Nikon Z50 vs Sony A6100
The Nikon Z50 and the Sony Alpha A6100 are two digital cameras that were announced, respectively, in October 2019 and August 2019. Both the Z50 and the A6100 are mirrorless interchangeable lens cameras that are equipped with an APS-C sensor. The Nikon has a resolution of 20.7 megapixels, whereas the Sony provides 24 MP.
Below is an overview of the main specs of the two cameras as a starting point for the comparison.
Going beyond this snapshot of core features and characteristics, what are the differences between the Nikon Z50 and the Sony Alpha A6100? Which one should you buy? Read on to find out how these two cameras compare with respect to their body size, their imaging sensors, their shooting features, their input-output connections, and their reception by expert reviewers.
The physical size and weight of the Nikon Z50 and the Sony A6100 are illustrated in the side-by-side display below. The two cameras are presented according to their relative size. Three consecutive perspectives from the front, the top, and the back are available. All width, height and depth dimensions are rounded to the nearest millimeter.
The A6100 can be obtained in three different colors (black, silver, white), while the Z50 is only available in black.
If the front view area (width x height) of the cameras is taken as an aggregate measure of their size, the Sony A6100 is considerably smaller (33 percent) than the Nikon Z50. Moreover, the A6100 is markedly lighter (12 percent) than the Z50. It is worth mentioning in this context that the Z50 is splash and dust resistant, while the A6100 does not feature any corresponding weather-sealing.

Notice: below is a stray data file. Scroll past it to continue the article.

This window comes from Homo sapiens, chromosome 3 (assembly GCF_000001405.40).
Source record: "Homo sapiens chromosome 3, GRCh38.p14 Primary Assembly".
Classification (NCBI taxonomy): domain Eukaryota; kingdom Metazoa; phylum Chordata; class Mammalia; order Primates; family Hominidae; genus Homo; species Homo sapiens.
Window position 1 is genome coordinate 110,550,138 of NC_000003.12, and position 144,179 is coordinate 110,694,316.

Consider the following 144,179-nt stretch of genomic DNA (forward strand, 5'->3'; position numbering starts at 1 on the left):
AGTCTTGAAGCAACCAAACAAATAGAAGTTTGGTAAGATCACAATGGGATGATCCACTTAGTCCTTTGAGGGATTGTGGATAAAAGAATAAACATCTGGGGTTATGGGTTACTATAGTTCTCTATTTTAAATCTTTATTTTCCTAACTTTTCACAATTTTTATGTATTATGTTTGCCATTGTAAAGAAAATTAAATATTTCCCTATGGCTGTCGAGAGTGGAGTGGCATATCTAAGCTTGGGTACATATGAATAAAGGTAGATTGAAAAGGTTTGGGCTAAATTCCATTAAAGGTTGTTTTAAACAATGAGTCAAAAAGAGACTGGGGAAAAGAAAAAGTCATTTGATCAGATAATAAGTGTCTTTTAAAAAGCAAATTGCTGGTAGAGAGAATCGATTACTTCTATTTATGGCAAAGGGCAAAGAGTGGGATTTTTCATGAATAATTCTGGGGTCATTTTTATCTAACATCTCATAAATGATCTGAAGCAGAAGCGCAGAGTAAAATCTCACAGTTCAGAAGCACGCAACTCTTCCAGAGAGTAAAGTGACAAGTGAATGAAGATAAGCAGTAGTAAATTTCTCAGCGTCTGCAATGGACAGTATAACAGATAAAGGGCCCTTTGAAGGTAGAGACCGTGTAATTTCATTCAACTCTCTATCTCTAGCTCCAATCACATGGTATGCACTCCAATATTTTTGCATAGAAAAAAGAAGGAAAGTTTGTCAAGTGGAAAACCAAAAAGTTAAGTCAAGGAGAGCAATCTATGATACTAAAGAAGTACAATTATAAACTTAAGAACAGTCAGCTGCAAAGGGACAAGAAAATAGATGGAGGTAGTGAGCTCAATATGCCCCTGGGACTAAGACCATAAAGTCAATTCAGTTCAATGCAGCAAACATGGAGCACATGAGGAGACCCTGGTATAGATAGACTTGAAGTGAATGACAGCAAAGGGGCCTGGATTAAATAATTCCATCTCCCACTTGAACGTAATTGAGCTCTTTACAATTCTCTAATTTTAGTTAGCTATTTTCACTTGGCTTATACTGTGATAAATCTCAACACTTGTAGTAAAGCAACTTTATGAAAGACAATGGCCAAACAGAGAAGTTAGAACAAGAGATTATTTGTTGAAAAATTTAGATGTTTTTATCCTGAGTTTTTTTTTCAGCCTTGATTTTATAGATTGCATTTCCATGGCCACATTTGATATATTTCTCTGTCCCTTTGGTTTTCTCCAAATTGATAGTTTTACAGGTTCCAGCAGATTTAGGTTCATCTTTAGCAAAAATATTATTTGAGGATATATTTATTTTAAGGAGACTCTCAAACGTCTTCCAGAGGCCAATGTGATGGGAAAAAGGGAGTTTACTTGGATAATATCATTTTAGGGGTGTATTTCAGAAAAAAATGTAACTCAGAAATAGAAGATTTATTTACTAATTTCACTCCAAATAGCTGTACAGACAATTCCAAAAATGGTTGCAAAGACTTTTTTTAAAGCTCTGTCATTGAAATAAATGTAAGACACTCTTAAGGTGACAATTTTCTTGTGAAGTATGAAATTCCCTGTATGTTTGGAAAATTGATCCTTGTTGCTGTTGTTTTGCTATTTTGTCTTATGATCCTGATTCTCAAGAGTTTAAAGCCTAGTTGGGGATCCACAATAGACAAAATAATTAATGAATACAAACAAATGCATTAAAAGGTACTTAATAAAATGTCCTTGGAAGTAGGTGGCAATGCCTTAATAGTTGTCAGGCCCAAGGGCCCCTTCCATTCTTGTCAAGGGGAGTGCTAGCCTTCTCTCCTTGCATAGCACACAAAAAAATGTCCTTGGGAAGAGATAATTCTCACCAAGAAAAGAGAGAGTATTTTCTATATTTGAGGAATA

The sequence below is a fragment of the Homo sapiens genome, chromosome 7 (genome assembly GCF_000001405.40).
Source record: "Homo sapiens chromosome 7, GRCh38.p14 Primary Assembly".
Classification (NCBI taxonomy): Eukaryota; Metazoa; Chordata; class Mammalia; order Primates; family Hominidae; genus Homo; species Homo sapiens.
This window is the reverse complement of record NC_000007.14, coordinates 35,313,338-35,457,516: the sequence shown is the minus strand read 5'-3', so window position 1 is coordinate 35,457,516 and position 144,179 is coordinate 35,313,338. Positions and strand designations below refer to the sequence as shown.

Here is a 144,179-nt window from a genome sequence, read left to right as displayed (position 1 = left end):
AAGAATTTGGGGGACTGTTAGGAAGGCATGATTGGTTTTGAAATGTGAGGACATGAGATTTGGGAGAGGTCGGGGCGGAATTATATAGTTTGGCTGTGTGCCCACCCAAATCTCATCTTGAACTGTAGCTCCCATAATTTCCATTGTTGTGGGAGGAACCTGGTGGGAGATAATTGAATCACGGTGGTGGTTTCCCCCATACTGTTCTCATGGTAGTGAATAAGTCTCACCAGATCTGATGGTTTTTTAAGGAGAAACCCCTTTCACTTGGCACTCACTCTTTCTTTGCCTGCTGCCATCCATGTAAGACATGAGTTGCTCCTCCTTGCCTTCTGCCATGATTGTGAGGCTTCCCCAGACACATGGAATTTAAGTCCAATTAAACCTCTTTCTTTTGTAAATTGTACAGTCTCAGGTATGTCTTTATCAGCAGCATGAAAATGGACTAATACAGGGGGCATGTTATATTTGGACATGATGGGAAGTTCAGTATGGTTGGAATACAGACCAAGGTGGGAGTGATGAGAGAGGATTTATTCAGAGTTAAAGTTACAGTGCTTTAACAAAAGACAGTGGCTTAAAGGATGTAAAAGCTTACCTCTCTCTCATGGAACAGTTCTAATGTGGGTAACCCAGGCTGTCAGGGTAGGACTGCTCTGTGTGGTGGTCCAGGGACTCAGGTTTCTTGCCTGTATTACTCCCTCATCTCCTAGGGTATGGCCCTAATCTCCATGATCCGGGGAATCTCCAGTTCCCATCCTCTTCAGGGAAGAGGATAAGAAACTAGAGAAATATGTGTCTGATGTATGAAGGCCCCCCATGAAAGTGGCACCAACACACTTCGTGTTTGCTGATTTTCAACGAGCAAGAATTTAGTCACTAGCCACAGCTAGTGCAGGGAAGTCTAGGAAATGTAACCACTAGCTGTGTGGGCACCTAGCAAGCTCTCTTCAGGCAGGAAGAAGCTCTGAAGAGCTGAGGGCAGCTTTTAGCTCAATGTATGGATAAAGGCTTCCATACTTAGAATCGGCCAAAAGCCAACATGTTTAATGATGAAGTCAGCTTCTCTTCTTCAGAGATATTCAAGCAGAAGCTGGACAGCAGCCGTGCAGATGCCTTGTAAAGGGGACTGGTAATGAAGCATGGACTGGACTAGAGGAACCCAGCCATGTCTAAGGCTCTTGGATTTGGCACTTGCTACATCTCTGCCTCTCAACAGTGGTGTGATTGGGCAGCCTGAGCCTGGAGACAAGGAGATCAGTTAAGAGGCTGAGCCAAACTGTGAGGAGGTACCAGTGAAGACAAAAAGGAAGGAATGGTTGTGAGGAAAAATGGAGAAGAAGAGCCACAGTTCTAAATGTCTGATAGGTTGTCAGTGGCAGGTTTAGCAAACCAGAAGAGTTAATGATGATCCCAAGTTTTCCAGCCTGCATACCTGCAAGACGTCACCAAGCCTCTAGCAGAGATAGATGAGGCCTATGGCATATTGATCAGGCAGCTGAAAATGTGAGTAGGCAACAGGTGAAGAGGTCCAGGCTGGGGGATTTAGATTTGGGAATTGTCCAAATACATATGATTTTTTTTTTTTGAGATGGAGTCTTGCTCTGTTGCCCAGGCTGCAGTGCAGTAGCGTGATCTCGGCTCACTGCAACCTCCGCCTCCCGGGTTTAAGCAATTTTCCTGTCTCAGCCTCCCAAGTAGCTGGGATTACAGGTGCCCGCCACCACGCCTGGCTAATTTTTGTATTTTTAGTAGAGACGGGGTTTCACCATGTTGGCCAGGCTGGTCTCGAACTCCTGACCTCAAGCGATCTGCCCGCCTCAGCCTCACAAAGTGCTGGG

The above size and weight comparisons are to some extent incomplete since they do not consider the interchangeable lenses that both of these cameras require. Hence, you might want to study and compare the specifications of available lenses in order to get the full picture of the size and weight of the two camera systems.
The battery packs of both cameras can be charged via USB, which can be very convenient when travelling.
The table below summarizes the key physical specs of the two cameras alongside a broader set of comparators. If you would like to visualize and compare a different camera combination, you can navigate to the CAM-parator app and make your selection from a broad list of cameras there.
|1.||Nikon Z50||127 mm||94 mm||60 mm||450 g||320||Y||Oct 2019||859|
|2.||Sony A6100||120 mm||67 mm||59 mm||396 g||420||n||Aug 2019||749|
|3.||Canon M50||116 mm||88 mm||59 mm||390 g||235||n||Feb 2018||779|
|4.||Fujifilm X-T30||118 mm||83 mm||47 mm||383 g||380||n||Feb 2019||899|
|5.||Fujifilm X-T3||133 mm||93 mm||59 mm||539 g||390||Y||Sep 2018||1,499|
|6.||Nikon D3500||124 mm||97 mm||70 mm||365 g||1550||n||Aug 2018||429|
|7.||Nikon D5500||124 mm||97 mm||70 mm||420 g||820||n||Jan 2015||899|
|8.||Nikon D5300||125 mm||98 mm||76 mm||480 g||600||n||Oct 2013||799|
|9.||Panasonic G95||130 mm||94 mm||77 mm||536 g||290||Y||Apr 2019||999|
|10.||Sony A6400||120 mm||67 mm||50 mm||403 g||410||Y||Jan 2019||899|
|11.||Sony A6300||120 mm||67 mm||49 mm||404 g||400||Y||Feb 2016||999|
|12.||Sony A6000||120 mm||67 mm||45 mm||344 g||360||n||Feb 2014||599|
|13.||Sony A3000||128 mm||91 mm||85 mm||411 g||470||n||Aug 2013||329|
|14.||Sony NEX-7||120 mm||67 mm||43 mm||400 g||430||n||Aug 2011||1,349|
|Notes: Measurements and pricing do not include easily detachable parts, such as add-on or interchangeable lenses or optional viewfinders.|